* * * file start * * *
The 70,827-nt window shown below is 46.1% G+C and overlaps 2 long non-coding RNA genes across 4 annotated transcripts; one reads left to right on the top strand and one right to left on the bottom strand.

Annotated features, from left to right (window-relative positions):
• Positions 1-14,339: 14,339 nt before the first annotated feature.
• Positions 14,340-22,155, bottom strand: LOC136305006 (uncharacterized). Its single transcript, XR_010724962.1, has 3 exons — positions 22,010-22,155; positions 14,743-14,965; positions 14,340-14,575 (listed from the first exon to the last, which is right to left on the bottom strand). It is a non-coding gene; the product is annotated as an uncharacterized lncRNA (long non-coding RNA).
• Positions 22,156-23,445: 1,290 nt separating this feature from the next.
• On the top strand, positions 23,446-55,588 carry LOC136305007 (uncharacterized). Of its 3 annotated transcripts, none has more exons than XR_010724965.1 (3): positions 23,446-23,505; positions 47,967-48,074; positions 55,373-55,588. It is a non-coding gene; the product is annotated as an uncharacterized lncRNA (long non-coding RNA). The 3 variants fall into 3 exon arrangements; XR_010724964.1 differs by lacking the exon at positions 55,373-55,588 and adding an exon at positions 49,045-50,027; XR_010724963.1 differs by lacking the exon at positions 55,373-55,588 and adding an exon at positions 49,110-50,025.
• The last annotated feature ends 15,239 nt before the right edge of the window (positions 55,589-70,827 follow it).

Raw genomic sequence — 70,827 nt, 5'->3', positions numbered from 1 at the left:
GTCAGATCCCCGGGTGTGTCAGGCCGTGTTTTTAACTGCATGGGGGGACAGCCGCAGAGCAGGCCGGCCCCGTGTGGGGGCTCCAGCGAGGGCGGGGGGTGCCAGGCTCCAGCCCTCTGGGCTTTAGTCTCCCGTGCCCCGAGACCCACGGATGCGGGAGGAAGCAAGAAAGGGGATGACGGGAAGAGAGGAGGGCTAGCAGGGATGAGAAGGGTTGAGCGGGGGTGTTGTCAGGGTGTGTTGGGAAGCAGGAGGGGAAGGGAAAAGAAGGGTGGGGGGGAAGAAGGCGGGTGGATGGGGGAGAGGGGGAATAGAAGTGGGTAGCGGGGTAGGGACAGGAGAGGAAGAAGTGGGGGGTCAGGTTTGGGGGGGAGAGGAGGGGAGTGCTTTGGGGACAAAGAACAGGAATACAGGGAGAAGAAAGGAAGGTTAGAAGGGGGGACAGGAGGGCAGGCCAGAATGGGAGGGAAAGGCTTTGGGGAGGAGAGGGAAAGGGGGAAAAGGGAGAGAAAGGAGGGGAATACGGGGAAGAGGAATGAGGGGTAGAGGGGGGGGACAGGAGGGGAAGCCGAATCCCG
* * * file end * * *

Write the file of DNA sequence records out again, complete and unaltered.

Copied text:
The 70,827-nt window shown below is 46.1% G+C and overlaps 2 long non-coding RNA genes across 4 annotated transcripts; one reads left to right on the top strand and one right to left on the bottom strand.

Annotated features, from left to right (window-relative positions):
• Positions 1-14,339: 14,339 nt before the first annotated feature.
• Positions 14,340-22,155, bottom strand: LOC136305006 (uncharacterized). Its single transcript, XR_010724962.1, has 3 exons — positions 22,010-22,155; positions 14,743-14,965; positions 14,340-14,575 (listed from the first exon to the last, which is right to left on the bottom strand). It is a non-coding gene; the product is annotated as an uncharacterized lncRNA (long non-coding RNA).
• Positions 22,156-23,445: 1,290 nt separating this feature from the next.
• On the top strand, positions 23,446-55,588 carry LOC136305007 (uncharacterized). Of its 3 annotated transcripts, none has more exons than XR_010724965.1 (3): positions 23,446-23,505; positions 47,967-48,074; positions 55,373-55,588. It is a non-coding gene; the product is annotated as an uncharacterized lncRNA (long non-coding RNA). The 3 variants fall into 3 exon arrangements; XR_010724964.1 differs by lacking the exon at positions 55,373-55,588 and adding an exon at positions 49,045-50,027; XR_010724963.1 differs by lacking the exon at positions 55,373-55,588 and adding an exon at positions 49,110-50,025.
• The last annotated feature ends 15,239 nt before the right edge of the window (positions 55,589-70,827 follow it).

Raw genomic sequence — 70,827 nt, 5'->3', positions numbered from 1 at the left:
GTCAGATCCCCGGGTGTGTCAGGCCGTGTTTTTAACTGCATGGGGGGACAGCCGCAGAGCAGGCCGGCCCCGTGTGGGGGCTCCAGCGAGGGCGGGGGGTGCCAGGCTCCAGCCCTCTGGGCTTTAGTCTCCCGTGCCCCGAGACCCACGGATGCGGGAGGAAGCAAGAAAGGGGATGACGGGAAGAGAGGAGGGCTAGCAGGGATGAGAAGGGTTGAGCGGGGGTGTTGTCAGGGTGTGTTGGGAAGCAGGAGGGGAAGGGAAAAGAAGGGTGGGGGGGAAGAAGGCGGGTGGATGGGGGAGAGGGGGAATAGAAGTGGGTAGCGGGGTAGGGACAGGAGAGGAAGAAGTGGGGGGTCAGGTTTGGGGGGGAGAGGAGGGGAGTGCTTTGGGGACAAAGAACAGGAATACAGGGAGAAGAAAGGAAGGTTAGAAGGGGGGACAGGAGGGCAGGCCAGAATGGGAGGGAAAGGCTTTGGGGAGGAGAGGGAAAGGGGGAAAAGGGAGAGAAAGGAGGGGAATACGGGGAAGAGGAATGAGGGGTAGAGGGGGGGGACAGGAGGGGAAGCCGAATCCCG